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Tuesday, April 11, 2006

Seoul Ria, Haymarket, Chinatown

side dishes

It's 7pm on an autumn Friday night in Sydney, and ambling through Chinatown are your usual sometime throngs of students, office workers and families eager to start the weekend. But it's not terribly crowded or over-run with people, and even as you shudder and jolt your way upwards in the poky dilapidated box of an elevator on Liverpool Street, you have little idea of what lies in wait to greet your arrival.

Seoul Ria inteior

The din of 140 noisy diners, chatting, eating, clinking and laughing confronts you like a solid brick wall. Chairs are scraping, waiters are bustling and my god, is that a queue?

With big sighs of relief, we hurry to our reserved where half our party is already seated. "We saw you take photos downstairs!" they jibe, and yup, I’ve been busted by the viewing monitor of the security camera downstairs.

We take eons to order and when we do, our dishes seem to arrive instantaneously, almost toppling over each other as our table rapidly runs out of room.

First to arrive is one of my must-have favourites Pajun, a seafood pancake. There’s a scattering of spring onion, calamari and prawns throughout the comforting yellow batter but it’s not as crispy as the best usually are, and I suspect these are pre-cooked for the anticipated Friday night masses.

pajun pancake
Haemul pajun $15.00
Seafood pancake


Next up is Jap chae (or jab chae), a traditional Korean dish of potato starch noodles. Slippery glass noodles glisten in a sweet oily soy mixture, languishing at ease with a party of rehydrated shiitake mushrooms, prawns, spring onions and bean sprouts. The noodles are slippery little suckers and I have to exercise patience as I do battle with the accompanying tongs which look more like a pair of giant silver tweezers!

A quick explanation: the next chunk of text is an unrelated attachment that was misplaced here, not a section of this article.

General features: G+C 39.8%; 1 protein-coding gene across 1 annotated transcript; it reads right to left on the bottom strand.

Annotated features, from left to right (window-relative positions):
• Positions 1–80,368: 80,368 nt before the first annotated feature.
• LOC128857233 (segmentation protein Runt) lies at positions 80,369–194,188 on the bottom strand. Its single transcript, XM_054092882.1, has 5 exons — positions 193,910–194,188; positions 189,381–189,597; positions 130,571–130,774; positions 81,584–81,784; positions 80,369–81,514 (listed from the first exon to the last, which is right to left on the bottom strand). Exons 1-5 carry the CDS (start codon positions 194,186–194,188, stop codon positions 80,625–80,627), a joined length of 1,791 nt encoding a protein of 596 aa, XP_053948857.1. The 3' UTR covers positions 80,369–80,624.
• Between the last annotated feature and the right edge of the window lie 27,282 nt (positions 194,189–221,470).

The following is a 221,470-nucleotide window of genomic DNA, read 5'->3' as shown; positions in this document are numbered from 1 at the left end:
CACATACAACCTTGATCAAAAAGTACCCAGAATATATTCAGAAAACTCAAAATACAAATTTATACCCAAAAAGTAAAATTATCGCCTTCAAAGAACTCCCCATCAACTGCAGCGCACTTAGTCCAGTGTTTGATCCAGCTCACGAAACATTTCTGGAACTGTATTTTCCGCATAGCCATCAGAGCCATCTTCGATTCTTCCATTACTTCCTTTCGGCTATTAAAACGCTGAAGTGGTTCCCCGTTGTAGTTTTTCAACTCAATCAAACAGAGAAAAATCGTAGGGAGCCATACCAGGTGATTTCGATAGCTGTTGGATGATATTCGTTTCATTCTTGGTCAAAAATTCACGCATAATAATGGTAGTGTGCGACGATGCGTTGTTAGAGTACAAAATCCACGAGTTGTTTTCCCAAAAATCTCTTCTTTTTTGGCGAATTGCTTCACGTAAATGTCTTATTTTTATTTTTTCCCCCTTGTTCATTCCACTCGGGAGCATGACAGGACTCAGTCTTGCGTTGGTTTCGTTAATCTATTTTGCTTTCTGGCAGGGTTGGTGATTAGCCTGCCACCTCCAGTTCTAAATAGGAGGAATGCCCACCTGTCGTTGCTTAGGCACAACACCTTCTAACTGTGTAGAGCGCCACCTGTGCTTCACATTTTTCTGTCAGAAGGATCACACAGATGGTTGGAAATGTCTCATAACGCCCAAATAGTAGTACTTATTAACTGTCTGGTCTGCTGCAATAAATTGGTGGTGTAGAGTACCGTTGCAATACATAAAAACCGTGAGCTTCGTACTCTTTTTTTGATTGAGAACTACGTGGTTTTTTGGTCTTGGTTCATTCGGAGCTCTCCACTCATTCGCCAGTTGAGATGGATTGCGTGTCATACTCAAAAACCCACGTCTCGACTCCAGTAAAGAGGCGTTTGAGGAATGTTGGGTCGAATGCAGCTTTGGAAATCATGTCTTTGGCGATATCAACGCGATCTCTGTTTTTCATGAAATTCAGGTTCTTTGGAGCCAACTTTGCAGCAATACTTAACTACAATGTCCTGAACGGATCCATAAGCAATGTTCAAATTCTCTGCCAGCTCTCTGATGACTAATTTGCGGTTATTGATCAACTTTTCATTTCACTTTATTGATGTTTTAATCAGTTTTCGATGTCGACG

potato noodles
Jab chae large $20.00 ($12.00 for small)
Fried starch noodle with vegetable

I am most looking forward to the Bosam, a dish I first discovered at Se Joung in Campsie, when friends and I happened to glance enviously at what the family next to us were eating. This is a different version of bosam however, and although I enjoy the thin slices of boiled pork belly, resplendent in its multiple layers of meat and fat, paired with cabbage leaves, tofu and spicy kimchee, I cannot help but pine for the flavour-bursting oyster-studded kimchee from my original encounter.

Bosam pork
Bosam large $35.00 ($25.00 for small)
Boiled pork belly slices with kimchee and cabbage

There are marinated pork ribs, sweet and tasty but a little chewy, and marinated scotch fillet which is lovely and tender. Both arrive on a generous bed of finest onion chunks.

pork
Dwe ji bul go ki $16.00
Marinated spicy pork ribs


beef
Bul go ki $14.00
Marinated beef scotch fillet


We taste the Mandu jungol dumpling soup which arrives with floating islands of fluffy egg and a sprinkling of toasted seaweed.

dumpling soup
Mandu jungol $35.00
Dumpling soup